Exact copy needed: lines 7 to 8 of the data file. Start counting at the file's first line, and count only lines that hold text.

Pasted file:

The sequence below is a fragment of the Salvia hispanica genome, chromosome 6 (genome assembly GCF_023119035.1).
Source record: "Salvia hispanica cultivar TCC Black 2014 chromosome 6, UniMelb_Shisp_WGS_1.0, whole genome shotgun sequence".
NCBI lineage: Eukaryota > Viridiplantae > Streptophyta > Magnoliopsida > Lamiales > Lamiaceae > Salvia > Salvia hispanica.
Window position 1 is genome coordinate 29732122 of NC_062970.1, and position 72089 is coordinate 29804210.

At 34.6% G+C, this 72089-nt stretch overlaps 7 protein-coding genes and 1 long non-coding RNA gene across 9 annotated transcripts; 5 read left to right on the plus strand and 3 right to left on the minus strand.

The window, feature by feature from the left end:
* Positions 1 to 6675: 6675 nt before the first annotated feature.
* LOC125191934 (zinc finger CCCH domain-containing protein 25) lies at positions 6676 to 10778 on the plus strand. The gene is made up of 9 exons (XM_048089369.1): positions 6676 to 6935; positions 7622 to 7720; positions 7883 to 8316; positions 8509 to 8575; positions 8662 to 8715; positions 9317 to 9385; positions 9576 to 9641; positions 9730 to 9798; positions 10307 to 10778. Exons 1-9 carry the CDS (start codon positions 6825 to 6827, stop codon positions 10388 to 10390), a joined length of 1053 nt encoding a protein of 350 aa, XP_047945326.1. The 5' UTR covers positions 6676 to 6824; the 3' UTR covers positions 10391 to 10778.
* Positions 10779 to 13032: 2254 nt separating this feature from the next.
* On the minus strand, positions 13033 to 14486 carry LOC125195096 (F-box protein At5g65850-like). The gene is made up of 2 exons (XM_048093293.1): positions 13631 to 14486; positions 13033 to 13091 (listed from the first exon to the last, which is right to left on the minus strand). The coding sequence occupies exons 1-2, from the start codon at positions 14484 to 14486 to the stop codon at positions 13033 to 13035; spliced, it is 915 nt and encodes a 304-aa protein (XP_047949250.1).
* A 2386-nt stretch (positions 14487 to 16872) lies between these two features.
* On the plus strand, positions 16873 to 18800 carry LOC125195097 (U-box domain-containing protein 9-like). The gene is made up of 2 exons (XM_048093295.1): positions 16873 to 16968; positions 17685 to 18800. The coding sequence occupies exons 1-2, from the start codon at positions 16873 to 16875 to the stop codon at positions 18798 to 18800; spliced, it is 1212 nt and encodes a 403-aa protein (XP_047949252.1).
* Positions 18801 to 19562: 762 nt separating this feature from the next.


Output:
* Positions 1 to 6675: 6675 nt before the first annotated feature.
* LOC125191934 (zinc finger CCCH domain-containing protein 25) lies at positions 6676 to 10778 on the plus strand. The gene is made up of 9 exons (XM_048089369.1): positions 6676 to 6935; positions 7622 to 7720; positions 7883 to 8316; positions 8509 to 8575; positions 8662 to 8715; positions 9317 to 9385; positions 9576 to 9641; positions 9730 to 9798; positions 10307 to 10778. Exons 1-9 carry the CDS (start codon positions 6825 to 6827, stop codon positions 10388 to 10390), a joined length of 1053 nt encoding a protein of 350 aa, XP_047945326.1. The 5' UTR covers positions 6676 to 6824; the 3' UTR covers positions 10391 to 10778.